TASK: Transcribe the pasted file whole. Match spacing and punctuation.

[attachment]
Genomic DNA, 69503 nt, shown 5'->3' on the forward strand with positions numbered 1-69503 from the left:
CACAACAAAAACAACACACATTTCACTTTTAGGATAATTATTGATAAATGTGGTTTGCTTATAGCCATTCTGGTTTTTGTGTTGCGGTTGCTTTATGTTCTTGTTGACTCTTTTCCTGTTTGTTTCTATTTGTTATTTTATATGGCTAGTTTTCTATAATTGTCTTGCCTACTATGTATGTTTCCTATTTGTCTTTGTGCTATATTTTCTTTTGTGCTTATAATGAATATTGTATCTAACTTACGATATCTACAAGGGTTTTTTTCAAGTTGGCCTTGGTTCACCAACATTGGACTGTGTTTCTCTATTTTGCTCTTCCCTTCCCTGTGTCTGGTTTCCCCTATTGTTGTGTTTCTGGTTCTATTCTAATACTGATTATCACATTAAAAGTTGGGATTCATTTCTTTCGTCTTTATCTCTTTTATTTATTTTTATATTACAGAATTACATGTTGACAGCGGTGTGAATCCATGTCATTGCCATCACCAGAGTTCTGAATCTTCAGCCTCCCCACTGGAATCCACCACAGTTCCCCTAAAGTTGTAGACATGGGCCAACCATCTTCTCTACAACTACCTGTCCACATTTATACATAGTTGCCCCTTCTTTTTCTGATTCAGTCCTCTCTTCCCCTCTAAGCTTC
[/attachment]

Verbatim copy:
Genomic DNA, 69503 nt, shown 5'->3' on the forward strand with positions numbered 1-69503 from the left:
CACAACAAAAACAACACACATTTCACTTTTAGGATAATTATTGATAAATGTGGTTTGCTTATAGCCATTCTGGTTTTTGTGTTGCGGTTGCTTTATGTTCTTGTTGACTCTTTTCCTGTTTGTTTCTATTTGTTATTTTATATGGCTAGTTTTCTATAATTGTCTTGCCTACTATGTATGTTTCCTATTTGTCTTTGTGCTATATTTTCTTTTGTGCTTATAATGAATATTGTATCTAACTTACGATATCTACAAGGGTTTTTTTCAAGTTGGCCTTGGTTCACCAACATTGGACTGTGTTTCTCTATTTTGCTCTTCCCTTCCCTGTGTCTGGTTTCCCCTATTGTTGTGTTTCTGGTTCTATTCTAATACTGATTATCACATTAAAAGTTGGGATTCATTTCTTTCGTCTTTATCTCTTTTATTTATTTTTATATTACAGAATTACATGTTGACAGCGGTGTGAATCCATGTCATTGCCATCACCAGAGTTCTGAATCTTCAGCCTCCCCACTGGAATCCACCACAGTTCCCCTAAAGTTGTAGACATGGGCCAACCATCTTCTCTACAACTACCTGTCCACATTTATACATAGTTGCCCCTTCTTTTTCTGATTCAGTCCTCTCTTCCCCTCTAAGCTTC